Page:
Sturgeon: Independent Scotland rejoining EU would need to confront border issues

Craig Paton, PA Scotland Political Reporter
·3-min read

An independent Scotland would need to confront border issues with the rest of the UK if returning to the European Union, Nicola Sturgeon has said.

Concerns have been raised by critics of Scottish independence who say Scotland rejoining the EU would result in a hard border with England.

The First Minister told BBC Radio 4’s Today programme on Friday that the government of an independent Scotland would negotiate terms to “allow businesses to keep trading”.

Ms Sturgeon said: “This is the frankness that certain sections of the media will seek to stir up trouble on – I am not denying that we would need to confront and resolve the issues of being in the European Union for the border between Scotland and England.

Nicola Sturgeon
First Minister Nicola Sturgeon visited the Edinburgh Gin Distillery on the election trail on Friday (Jane Barlow/PA)

“If we do that in a way that allows businesses to keep trading, because businesses are already paying the price of having a border because of Brexit, we open up the European Union again.

“That is massively important for Scottish businesses, and also makes Scotland more attractive again in terms of inward investment to secure that access to the single market.”

The First Minister also said Scotland would remain in the common travel area with the rest of the UK and Ireland, adding “nobody with any shred of credibility” is suggesting otherwise.

Ms Sturgeon asserted that next week’s Holyrood election is not about the specifics of independence and neither she nor her party plans to hold a referendum in the near future, but she was asked repeatedly about the functions of an independent Scotland.

Trident submarine
The SNP is opposed to keeping nuclear weapons in Scotland (James Glossop/The Times/PA)

She refused to say how long an independent Scotland would retain the Trident nuclear weapons system, to which the SNP is opposed.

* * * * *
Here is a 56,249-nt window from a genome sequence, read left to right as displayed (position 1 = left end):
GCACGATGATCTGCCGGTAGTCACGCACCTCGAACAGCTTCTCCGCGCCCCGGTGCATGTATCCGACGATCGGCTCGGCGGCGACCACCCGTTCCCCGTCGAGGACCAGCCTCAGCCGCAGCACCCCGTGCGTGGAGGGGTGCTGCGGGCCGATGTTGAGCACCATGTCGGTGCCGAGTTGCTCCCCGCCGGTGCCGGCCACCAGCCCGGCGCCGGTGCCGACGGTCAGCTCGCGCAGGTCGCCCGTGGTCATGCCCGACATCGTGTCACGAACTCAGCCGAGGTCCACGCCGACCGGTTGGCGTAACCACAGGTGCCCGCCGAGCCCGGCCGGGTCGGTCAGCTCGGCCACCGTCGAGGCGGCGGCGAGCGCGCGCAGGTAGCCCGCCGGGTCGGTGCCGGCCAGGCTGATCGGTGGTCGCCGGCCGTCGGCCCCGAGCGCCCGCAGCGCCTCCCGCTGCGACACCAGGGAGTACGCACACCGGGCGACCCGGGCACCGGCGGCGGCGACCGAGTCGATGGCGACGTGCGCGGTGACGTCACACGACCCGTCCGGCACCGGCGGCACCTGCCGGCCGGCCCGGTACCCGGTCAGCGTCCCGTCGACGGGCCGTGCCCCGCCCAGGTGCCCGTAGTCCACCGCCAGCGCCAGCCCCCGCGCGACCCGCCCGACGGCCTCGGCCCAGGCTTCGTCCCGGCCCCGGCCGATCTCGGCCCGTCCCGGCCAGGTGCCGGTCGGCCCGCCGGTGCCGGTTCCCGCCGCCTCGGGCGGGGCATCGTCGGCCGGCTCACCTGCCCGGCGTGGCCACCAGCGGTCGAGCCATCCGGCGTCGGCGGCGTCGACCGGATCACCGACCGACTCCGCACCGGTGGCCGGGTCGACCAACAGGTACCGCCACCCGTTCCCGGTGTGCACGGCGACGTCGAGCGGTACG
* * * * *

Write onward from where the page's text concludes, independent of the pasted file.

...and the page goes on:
When asked if it “could be years” after Scotland becomes independent before the missiles are removed from the Clyde Naval Base at Faslane, the First Minister said: “I want to see Trident removed from Scotland as quickly as possible, not least because I think there are many more important things we can do with the money that is invested in Trident.

“I’m not going to sit here right now and say exactly what that timescale will be other than I want it to be as quickly as is safely possible, and I’m saying to you very openly that safety is a priority.”

The Alba Party led by Ms Sturgeon’s predecessor Alex Salmond has said that if it wins any seats in next week’s vote, it will table a motion to instruct the Scottish Government to immediately begin negotiations with the UK Government on independence in the first week of the new parliamentary term.

When asked whether the SNP would vote for such a motion, the First Minister said she doubts whether Alba will return any MSPs, and added: “My immediate focus, if I’m re-elected next Thursday, is to get back to work to continue to steer this country through Covid.

Alex Salmond holding an Alba Party sign
Nicola Sturgeon said she doubts whether Alex Salmond’s new Alba Party will win any seats in next week’s election (Jane Barlow/PA)

“I don’t believe we should propose a referendum right at this moment.

I’m a life-long supporter in independence, I want Scotland to be independent. But firstly we’ve got to steer the country through the crisis and we’ve got to build the majority for independence through patient persuasion.

“People who are serious about achieving independence I think understand that.

“I think talk of supermajorities and gaming the system and trying to bulldoze our way to independence almost regardless of the state of public opinion risks putting those we need to persuade of independence off rather than pulling them towards us.”